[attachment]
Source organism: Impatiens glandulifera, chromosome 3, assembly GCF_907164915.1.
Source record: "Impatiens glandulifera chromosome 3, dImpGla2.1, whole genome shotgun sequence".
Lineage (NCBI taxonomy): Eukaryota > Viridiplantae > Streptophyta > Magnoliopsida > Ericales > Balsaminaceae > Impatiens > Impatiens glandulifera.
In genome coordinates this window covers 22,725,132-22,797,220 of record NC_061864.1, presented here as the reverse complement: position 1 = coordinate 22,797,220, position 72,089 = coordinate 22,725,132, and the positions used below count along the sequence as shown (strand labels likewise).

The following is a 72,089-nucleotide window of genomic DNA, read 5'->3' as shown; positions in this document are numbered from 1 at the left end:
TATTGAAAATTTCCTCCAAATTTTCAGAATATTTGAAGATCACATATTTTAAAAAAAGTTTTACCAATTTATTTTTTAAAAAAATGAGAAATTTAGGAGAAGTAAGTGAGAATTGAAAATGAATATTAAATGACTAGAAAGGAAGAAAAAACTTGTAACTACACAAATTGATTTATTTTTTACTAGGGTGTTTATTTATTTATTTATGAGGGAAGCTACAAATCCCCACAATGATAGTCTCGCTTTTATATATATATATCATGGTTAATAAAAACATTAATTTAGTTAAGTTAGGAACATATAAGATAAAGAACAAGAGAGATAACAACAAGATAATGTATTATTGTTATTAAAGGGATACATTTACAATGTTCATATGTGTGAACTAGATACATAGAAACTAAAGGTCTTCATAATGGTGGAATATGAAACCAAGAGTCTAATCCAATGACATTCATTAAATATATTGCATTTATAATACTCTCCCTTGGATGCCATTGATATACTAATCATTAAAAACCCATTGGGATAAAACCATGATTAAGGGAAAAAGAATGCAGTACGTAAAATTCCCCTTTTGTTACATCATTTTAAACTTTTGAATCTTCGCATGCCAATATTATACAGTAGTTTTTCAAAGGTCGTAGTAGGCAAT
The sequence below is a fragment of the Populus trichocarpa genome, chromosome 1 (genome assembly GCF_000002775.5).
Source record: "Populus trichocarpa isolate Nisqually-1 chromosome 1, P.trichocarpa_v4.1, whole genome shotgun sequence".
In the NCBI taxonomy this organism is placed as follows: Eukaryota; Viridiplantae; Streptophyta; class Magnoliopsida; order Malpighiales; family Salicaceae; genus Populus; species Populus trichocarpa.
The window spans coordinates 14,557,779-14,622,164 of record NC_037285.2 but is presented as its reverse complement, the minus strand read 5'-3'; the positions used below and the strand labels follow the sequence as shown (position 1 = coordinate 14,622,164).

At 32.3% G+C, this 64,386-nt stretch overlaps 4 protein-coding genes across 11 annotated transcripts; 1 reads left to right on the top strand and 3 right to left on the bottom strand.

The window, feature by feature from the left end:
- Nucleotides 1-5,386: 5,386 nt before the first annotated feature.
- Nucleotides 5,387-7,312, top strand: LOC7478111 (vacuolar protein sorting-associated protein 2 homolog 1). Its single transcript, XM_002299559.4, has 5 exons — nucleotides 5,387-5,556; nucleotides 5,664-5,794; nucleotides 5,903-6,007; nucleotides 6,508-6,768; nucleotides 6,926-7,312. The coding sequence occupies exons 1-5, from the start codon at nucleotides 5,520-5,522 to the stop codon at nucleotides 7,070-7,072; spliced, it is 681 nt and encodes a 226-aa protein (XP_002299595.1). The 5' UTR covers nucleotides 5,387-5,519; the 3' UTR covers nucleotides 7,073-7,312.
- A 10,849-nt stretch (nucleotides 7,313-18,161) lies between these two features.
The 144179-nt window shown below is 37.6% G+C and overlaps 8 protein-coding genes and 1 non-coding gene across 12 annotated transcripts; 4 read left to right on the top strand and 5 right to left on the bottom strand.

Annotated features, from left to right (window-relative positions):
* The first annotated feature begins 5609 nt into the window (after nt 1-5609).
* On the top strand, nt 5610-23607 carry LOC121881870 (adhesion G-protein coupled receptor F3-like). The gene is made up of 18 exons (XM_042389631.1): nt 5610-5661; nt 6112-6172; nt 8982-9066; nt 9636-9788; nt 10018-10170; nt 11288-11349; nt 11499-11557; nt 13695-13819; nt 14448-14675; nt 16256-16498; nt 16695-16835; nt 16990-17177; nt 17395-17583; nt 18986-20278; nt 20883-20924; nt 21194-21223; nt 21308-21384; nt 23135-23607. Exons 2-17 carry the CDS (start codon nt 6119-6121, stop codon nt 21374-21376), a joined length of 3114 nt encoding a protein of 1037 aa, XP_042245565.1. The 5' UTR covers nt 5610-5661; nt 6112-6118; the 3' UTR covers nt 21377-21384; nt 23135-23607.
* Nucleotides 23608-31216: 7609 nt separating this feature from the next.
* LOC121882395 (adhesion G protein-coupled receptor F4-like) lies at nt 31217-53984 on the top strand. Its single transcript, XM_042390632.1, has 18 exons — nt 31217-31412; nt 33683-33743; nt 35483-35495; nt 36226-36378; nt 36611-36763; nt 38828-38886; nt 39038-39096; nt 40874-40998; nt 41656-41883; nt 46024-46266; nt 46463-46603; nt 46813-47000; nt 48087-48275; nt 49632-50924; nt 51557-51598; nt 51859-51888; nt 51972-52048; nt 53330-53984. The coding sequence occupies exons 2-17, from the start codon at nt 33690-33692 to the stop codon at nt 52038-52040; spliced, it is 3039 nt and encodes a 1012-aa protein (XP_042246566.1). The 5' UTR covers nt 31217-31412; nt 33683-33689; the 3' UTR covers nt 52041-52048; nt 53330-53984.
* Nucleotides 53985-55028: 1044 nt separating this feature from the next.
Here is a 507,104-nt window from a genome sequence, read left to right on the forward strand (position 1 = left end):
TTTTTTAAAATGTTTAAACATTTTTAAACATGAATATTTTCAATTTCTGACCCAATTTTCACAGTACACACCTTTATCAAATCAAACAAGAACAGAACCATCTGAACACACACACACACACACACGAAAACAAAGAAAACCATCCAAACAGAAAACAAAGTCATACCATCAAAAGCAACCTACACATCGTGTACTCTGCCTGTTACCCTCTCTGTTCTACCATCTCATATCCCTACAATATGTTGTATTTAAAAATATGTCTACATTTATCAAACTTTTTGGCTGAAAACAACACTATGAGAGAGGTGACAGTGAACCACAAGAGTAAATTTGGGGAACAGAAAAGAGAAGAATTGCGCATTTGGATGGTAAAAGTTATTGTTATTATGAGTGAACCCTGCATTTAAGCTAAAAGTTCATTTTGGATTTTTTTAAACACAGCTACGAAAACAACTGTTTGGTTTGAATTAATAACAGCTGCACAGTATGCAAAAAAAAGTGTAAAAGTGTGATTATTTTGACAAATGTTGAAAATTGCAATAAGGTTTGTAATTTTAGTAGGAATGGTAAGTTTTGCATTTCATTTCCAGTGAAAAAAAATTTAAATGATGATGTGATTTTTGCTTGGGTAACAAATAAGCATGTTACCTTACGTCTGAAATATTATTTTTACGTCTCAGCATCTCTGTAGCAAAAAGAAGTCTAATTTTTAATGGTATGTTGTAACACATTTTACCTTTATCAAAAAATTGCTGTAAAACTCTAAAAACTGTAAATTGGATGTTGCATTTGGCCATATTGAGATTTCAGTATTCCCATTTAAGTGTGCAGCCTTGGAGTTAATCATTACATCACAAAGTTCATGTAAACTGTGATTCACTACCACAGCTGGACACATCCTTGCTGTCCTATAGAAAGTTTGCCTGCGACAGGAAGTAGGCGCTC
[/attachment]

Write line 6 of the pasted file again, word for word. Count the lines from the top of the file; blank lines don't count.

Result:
TATTGAAAATTTCCTCCAAATTTTCAGAATATTTGAAGATCACATATTTTAAAAAAAGTTTTACCAATTTATTTTTTAAAAAAATGAGAAATTTAGGAGAAGTAAGTGAGAATTGAAAATGAATATTAAATGACTAGAAAGGAAGAAAAAACTTGTAACTACACAAATTGATTTATTTTTTACTAGGGTGTTTATTTATTTATTTATGAGGGAAGCTACAAATCCCCACAATGATAGTCTCGCTTTTATATATATATATCATGGTTAATAAAAACATTAATTTAGTTAAGTTAGGAACATATAAGATAAAGAACAAGAGAGATAACAACAAGATAATGTATTATTGTTATTAAAGGGATACATTTACAATGTTCATATGTGTGAACTAGATACATAGAAACTAAAGGTCTTCATAATGGTGGAATATGAAACCAAGAGTCTAATCCAATGACATTCATTAAATATATTGCATTTATAATACTCTCCCTTGGATGCCATTGATATACTAATCATTAAAAACCCATTGGGATAAAACCATGATTAAGGGAAAAAGAATGCAGTACGTAAAATTCCCCTTTTGTTACATCATTTTAAACTTTTGAATCTTCGCATGCCAATATTATACAGTAGTTTTTCAAAGGTCGTAGTAGGCAAT